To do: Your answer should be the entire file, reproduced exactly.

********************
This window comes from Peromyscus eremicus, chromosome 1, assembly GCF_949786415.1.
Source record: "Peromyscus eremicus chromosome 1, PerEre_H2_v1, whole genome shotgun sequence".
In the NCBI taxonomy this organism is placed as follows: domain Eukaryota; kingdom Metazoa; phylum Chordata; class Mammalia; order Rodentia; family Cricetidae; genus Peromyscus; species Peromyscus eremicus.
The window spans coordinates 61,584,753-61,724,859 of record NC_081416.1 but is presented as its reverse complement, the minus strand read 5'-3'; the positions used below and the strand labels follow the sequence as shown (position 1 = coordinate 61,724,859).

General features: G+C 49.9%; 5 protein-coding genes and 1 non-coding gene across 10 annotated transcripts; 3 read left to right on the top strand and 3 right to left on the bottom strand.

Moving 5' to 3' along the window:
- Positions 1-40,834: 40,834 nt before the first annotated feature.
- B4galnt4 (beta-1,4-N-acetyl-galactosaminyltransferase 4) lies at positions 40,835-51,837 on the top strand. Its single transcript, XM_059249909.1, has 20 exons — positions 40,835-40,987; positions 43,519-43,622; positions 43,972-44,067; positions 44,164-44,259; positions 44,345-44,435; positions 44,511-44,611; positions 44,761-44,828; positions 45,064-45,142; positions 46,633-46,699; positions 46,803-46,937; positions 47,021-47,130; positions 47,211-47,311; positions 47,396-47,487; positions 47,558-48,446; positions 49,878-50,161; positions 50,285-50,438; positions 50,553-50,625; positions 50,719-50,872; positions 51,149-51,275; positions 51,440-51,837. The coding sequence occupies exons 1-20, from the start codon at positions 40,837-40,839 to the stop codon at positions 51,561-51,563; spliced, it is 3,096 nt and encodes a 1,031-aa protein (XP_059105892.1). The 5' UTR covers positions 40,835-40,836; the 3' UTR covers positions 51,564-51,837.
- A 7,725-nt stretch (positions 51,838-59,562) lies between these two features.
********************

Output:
This window comes from Peromyscus eremicus, chromosome 1, assembly GCF_949786415.1.
Source record: "Peromyscus eremicus chromosome 1, PerEre_H2_v1, whole genome shotgun sequence".
In the NCBI taxonomy this organism is placed as follows: domain Eukaryota; kingdom Metazoa; phylum Chordata; class Mammalia; order Rodentia; family Cricetidae; genus Peromyscus; species Peromyscus eremicus.
The window spans coordinates 61,584,753-61,724,859 of record NC_081416.1 but is presented as its reverse complement, the minus strand read 5'-3'; the positions used below and the strand labels follow the sequence as shown (position 1 = coordinate 61,724,859).

General features: G+C 49.9%; 5 protein-coding genes and 1 non-coding gene across 10 annotated transcripts; 3 read left to right on the top strand and 3 right to left on the bottom strand.

Moving 5' to 3' along the window:
- Positions 1-40,834: 40,834 nt before the first annotated feature.
- B4galnt4 (beta-1,4-N-acetyl-galactosaminyltransferase 4) lies at positions 40,835-51,837 on the top strand. Its single transcript, XM_059249909.1, has 20 exons — positions 40,835-40,987; positions 43,519-43,622; positions 43,972-44,067; positions 44,164-44,259; positions 44,345-44,435; positions 44,511-44,611; positions 44,761-44,828; positions 45,064-45,142; positions 46,633-46,699; positions 46,803-46,937; positions 47,021-47,130; positions 47,211-47,311; positions 47,396-47,487; positions 47,558-48,446; positions 49,878-50,161; positions 50,285-50,438; positions 50,553-50,625; positions 50,719-50,872; positions 51,149-51,275; positions 51,440-51,837. The coding sequence occupies exons 1-20, from the start codon at positions 40,837-40,839 to the stop codon at positions 51,561-51,563; spliced, it is 3,096 nt and encodes a 1,031-aa protein (XP_059105892.1). The 5' UTR covers positions 40,835-40,836; the 3' UTR covers positions 51,564-51,837.
- A 7,725-nt stretch (positions 51,838-59,562) lies between these two features.